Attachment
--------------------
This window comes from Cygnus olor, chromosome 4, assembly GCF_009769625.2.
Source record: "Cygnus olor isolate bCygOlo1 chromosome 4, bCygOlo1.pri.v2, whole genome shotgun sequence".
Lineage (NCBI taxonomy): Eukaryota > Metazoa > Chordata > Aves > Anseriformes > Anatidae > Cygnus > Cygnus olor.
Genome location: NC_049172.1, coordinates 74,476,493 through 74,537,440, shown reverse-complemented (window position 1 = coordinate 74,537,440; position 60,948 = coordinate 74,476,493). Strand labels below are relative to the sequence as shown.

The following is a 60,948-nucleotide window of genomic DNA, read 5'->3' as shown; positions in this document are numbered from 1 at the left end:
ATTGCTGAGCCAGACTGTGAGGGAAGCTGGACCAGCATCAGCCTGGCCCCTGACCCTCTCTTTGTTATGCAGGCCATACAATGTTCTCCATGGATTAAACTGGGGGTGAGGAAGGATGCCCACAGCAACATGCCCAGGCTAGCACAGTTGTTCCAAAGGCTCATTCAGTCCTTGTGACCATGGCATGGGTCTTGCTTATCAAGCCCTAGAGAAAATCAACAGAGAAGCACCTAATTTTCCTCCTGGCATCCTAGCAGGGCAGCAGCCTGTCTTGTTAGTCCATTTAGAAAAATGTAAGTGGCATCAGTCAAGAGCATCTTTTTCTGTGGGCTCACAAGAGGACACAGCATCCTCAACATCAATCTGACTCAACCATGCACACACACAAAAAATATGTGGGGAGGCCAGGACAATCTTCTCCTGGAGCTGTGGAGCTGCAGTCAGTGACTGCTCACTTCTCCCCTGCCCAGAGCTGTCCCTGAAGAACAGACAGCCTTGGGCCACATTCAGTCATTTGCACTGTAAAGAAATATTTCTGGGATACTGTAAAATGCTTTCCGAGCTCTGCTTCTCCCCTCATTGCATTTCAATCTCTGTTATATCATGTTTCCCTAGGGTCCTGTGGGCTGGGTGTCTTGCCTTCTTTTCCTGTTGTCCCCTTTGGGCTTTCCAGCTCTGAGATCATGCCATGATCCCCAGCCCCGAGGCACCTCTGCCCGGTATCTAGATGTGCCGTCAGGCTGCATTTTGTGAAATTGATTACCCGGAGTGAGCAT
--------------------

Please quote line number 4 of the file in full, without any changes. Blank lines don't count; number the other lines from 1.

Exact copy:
Genome location: NC_049172.1, coordinates 74,476,493 through 74,537,440, shown reverse-complemented (window position 1 = coordinate 74,537,440; position 60,948 = coordinate 74,476,493). Strand labels below are relative to the sequence as shown.